Oct 14, 2021 04:51 AM

China’s Canton Fair Invites Domestic Buyers for First Time

Guangzhou International Convention and Exhibition Center.
Guangzhou International Convention and Exhibition Center.

What’s new: The Canton Fair, China’s biggest twice-yearly trade exposition, will be open for the first time to eligible domestic buyers as the country’s pandemic control measures prevent foreign buyers from attending in person.

The China Import and Export Fair, held every spring and fall in the southern city Guangzhou which was once known in English as Canton, is widely seen as a barometer of China’s foreign trade. Normally, the fair serves as a venue for domestic companies to showcase their products to foreign buyers.

This year’s fall fair, featuring a theme echoing China’s “dual circulation” strategy for building up the domestic consumer economy, has sent invitations for the first time to domestic purchasers, including foreign companies operating in China, Chu Shijia, vice president and secretary general of the Canton Fair, said Wednesday at a press conference.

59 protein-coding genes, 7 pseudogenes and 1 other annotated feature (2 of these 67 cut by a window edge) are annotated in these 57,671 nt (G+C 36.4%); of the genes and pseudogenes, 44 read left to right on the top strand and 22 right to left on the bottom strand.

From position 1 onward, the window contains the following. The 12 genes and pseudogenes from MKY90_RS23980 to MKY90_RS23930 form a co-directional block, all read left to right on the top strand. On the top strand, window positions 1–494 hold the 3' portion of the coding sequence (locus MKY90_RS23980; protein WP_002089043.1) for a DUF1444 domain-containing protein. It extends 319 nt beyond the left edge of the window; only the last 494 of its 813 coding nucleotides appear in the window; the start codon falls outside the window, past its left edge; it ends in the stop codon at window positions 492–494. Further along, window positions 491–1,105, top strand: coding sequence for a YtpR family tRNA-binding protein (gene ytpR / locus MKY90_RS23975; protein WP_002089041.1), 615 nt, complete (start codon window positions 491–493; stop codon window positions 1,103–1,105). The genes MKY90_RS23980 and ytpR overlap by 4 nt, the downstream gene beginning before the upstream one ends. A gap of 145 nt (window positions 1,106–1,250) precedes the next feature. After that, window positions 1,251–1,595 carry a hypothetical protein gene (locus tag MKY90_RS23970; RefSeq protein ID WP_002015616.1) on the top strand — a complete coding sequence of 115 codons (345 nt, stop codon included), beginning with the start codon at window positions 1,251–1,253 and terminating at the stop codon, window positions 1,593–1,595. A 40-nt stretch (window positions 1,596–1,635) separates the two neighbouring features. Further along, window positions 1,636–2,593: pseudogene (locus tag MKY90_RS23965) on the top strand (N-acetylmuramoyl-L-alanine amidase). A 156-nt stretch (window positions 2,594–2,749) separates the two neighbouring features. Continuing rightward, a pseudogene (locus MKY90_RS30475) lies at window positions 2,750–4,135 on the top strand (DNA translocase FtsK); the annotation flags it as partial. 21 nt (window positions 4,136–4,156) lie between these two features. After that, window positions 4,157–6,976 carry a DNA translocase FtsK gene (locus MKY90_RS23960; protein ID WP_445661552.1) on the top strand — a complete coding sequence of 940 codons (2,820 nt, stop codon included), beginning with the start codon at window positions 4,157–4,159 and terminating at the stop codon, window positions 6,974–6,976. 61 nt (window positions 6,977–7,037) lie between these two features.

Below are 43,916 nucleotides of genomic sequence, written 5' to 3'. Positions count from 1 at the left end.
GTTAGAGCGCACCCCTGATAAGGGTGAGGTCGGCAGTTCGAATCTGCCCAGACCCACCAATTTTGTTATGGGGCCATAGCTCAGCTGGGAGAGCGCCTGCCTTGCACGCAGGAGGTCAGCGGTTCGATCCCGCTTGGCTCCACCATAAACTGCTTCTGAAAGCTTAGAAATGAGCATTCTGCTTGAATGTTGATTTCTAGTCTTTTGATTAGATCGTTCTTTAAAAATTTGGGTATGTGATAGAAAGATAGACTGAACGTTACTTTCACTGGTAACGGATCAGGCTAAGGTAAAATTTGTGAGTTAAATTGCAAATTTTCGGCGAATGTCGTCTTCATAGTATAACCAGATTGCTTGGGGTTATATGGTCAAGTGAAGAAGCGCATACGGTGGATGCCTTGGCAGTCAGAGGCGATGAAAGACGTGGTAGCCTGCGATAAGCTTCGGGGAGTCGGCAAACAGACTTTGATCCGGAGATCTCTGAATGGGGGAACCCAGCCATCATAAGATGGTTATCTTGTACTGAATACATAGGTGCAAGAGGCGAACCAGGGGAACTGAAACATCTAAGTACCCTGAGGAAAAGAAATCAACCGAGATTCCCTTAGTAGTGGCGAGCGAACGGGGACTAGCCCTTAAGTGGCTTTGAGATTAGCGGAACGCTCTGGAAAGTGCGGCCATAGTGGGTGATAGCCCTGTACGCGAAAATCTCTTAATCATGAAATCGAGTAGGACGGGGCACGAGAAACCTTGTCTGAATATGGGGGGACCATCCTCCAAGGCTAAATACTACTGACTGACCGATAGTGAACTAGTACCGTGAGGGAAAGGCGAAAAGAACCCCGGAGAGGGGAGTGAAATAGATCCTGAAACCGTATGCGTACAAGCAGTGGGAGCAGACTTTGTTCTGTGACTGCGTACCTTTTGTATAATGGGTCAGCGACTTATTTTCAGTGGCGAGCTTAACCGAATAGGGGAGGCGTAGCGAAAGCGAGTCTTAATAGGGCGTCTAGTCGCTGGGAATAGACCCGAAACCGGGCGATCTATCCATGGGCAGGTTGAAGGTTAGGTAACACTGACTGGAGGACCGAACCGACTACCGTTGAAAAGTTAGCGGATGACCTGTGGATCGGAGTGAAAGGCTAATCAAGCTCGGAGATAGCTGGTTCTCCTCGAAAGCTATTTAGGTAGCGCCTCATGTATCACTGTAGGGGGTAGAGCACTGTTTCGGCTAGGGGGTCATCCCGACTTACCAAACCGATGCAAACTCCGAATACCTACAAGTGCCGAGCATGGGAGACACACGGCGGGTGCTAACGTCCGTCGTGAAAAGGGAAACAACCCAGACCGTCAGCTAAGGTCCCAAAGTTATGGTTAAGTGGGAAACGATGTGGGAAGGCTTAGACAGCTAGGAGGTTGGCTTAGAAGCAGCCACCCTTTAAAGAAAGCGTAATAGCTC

During the Covid-19 pandemic, the previous three fairs were held online only. This fall expo will take place both online and physically. Before the pandemic, the fair usually attracted more than 200,000 buyers from all over the world.

The organizer has not disclosed how many foreign buyers have registered. Foreign buyers will mainly attend online, Chu said.

The background: As the investment- and export-driven economic model of the past four decades runs out of steam, China is shifting to a new economic development strategy relying less on global integration and more on expanding domestic commerce, or so-called dual circulation.

As part of the transition to domestic consumption, the State Council, China’s cabinet, issued guidelines in June 2020 to help exporters sell goods into the domestic market.

But it is not easy for exporters to shift gears quickly as they struggle to overcome a mountain of problems from supply-side issues such as product development, distribution and taxation, to clearing demand-side hurdles that crimp consumption, navigating the complexities of e-commerce, and keeping up with rapidly changing shopping habits and consumer tastes.

Quick Takes are condensed versions of China-related stories for fast news you can use.

Contact reporter Denise Jia ( and editor Bob Simison (

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